Vodafone buys TelstraClear

July 12th, 2012 at 12:14 pm by David Farrar

has purchased TelstraClear for NZ$840m. This means that many of our original ISPs such as Clear.net and Ihug are now Vodafone.

It’s a sensible move for Vodafone, as the two companies complement each other and means they can go head to head with in landlines, mobile, broadband Internet and ultra-fast broadband.

What I will be looking for is whether , once the sale is approved, then makes a take over bid for Telecom, or at least a significant stake.

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17 Responses to “Vodafone buys TelstraClear”

  1. bhudson (4,740 comments) says:

    I wouldn’t be brave enough to bet against them taking a stake in Telecom, but I would have thought that they have much more to gain by pointing their investment dollars North into Asia.

    The recent cloud services deal announced between Microsoft and gen-i could be very attractive to them, however. Telstra has been eying up an official MS cloud service in Aus for some time and the MS/gen-i deal definitely mentioned expanding the service into Aus.

    [I read the article to be gen-i hosting Microsoft’s own cloud offerings in NZ – and Aus by the looks. That is, gen-i hosting the MS Azure service (or very similar.) The trans-Tasman capability of that deal could indeed spur Telstra into buying (at least a part of) Telecom.]

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  2. Viking2 (11,541 comments) says:

    Well I guess that’s one aussie slain. Now about banks!!!!

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  3. Viking2 (11,541 comments) says:

    The death of the landline?

    Thursday, 12, Jul, 2012 12:02PM

    The death of the landline may be imminent.

    Research carried out by Canstar Blue, which rates products for consumers, has found a third of Generation Y don’t have landlines.

    Instead they opt to use their mobile phones to make their calls.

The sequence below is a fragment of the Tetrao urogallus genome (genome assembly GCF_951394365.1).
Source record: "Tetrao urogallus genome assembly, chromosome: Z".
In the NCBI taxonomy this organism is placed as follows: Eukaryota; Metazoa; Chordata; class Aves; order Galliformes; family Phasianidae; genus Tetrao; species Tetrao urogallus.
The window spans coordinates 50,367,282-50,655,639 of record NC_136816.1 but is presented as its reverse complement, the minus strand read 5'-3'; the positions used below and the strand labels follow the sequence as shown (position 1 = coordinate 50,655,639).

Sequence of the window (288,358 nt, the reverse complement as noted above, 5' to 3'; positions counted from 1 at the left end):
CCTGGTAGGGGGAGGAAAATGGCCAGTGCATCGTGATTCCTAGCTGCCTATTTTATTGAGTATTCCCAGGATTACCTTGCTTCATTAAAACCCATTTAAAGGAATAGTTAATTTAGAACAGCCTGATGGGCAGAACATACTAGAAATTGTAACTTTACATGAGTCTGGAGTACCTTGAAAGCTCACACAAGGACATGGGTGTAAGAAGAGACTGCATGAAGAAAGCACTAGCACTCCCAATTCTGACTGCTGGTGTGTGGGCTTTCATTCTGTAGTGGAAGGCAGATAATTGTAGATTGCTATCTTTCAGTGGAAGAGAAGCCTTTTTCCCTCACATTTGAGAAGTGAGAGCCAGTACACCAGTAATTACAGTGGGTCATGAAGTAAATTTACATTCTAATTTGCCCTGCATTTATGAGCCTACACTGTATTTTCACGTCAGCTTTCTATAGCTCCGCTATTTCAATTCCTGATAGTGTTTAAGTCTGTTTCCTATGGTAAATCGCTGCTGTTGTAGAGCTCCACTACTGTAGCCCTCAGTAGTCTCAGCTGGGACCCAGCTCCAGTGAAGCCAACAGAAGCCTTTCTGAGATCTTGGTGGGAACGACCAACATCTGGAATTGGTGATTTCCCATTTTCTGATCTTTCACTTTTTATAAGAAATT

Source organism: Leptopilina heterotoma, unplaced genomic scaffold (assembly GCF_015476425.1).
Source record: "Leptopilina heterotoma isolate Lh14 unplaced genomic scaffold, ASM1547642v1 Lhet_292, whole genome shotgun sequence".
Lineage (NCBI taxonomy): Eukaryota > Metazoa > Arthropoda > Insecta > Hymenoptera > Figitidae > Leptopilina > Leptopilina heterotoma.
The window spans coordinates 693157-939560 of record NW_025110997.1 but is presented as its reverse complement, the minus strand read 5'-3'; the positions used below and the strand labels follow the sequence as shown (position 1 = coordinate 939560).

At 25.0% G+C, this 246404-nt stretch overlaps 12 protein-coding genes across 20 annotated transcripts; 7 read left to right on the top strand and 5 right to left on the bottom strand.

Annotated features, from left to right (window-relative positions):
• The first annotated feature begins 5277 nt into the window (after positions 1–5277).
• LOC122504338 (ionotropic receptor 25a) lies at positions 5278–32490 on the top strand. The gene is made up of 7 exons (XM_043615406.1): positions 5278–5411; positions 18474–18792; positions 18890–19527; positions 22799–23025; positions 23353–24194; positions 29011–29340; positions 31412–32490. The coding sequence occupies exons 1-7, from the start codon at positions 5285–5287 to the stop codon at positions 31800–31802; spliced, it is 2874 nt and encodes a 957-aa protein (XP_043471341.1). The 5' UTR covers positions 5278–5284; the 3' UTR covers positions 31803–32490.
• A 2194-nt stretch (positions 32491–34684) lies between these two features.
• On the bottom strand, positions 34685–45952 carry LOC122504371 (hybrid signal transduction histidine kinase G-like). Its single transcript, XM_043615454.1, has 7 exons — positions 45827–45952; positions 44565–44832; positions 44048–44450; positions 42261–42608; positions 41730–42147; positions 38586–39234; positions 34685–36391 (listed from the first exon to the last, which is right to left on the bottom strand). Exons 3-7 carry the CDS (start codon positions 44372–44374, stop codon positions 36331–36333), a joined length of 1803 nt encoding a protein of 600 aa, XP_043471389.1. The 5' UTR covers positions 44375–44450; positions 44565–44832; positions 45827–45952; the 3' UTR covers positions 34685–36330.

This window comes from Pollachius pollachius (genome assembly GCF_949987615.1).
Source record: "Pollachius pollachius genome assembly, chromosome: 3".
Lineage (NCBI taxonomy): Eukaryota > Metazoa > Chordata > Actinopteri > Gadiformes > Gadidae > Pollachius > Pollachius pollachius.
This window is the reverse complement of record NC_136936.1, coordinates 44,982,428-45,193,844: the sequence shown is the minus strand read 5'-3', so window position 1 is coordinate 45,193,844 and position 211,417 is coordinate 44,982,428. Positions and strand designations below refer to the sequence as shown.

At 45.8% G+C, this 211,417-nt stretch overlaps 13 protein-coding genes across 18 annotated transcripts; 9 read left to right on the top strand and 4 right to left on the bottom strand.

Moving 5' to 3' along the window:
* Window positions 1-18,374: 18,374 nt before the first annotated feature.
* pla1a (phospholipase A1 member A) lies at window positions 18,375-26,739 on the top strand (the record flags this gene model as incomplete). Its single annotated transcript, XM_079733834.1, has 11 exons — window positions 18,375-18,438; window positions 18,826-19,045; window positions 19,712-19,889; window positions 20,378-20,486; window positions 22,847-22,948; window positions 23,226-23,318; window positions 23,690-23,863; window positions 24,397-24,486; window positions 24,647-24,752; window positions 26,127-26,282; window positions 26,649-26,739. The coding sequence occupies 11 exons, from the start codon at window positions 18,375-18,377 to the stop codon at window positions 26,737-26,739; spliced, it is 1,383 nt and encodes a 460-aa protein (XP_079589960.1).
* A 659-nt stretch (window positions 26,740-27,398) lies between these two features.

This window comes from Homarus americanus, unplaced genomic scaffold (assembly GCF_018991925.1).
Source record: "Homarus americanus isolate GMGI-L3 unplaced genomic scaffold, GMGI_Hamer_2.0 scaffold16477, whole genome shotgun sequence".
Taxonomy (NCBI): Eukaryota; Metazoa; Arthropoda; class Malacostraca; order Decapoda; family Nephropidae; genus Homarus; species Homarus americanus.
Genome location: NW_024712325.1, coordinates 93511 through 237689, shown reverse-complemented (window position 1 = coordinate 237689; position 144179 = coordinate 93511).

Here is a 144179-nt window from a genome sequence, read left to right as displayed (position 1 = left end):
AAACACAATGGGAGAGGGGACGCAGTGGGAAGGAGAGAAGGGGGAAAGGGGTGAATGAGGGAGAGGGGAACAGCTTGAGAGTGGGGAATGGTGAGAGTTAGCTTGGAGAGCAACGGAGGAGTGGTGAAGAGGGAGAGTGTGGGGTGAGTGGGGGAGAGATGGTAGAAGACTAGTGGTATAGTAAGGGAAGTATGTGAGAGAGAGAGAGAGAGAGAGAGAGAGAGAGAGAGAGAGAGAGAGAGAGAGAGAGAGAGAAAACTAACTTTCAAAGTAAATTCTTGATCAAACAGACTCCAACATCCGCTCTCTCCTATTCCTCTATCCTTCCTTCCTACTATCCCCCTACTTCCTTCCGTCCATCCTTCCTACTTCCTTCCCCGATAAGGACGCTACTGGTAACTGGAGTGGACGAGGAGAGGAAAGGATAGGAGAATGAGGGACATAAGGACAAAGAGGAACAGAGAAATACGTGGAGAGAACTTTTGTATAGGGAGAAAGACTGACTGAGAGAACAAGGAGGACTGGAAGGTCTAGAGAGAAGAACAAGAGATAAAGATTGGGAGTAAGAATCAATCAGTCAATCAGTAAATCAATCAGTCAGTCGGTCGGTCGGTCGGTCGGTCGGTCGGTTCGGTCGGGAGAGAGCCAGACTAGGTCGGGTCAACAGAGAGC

Just over half of Kiwis and two thirds of Generation Y are choosing for the pay-as-you-go option.

    Gen Y are also four times more likely to spend their employer’s time to check social media updates on their mobile phones than older colleagues.

    So why are we spending 1.5 billion or more laying cables?

    http://www.telstraclear.co.nz/news/news-story.cfm?content_id=837099

    Looks like another Govt. good idea going to waste.

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  4. George Patton (350 comments) says:

    Viking – in order to have very fast mobile, you need something called “backhaul”, which is provided increasingly by fibre.

    Not all the internet involves Facebook updates on mobile phones. Many people earn livings by sending and receiving very large files between distant locations. Fibre is a bit useful for that.

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  5. James Stephenson (2,223 comments) says:

    What I will be looking for is whether Telstra, once the sale is approved, then makes a take over bid for Telecom, or at least a significant stake.

    Telecom, or Chorus?

    [DPF: Telecom]

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  6. peterwn (3,294 comments) says:

    Viking – Before slagging off too much about Aussie banks, it is worth noting that they did not become cot cases like many other banks. The stability of Australian banks has greatly benefited NZ. If they became cot-cases, NZ would have been looking rather like Greece now. There is nothing to stop Kiwis switching to NZ owned banks if they so chose.

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  7. krazykiwi (9,186 comments) says:

    What I will be looking for is whether Telstra, once the sale is approved, then makes a take over bid for Telecom, or at least a significant stake.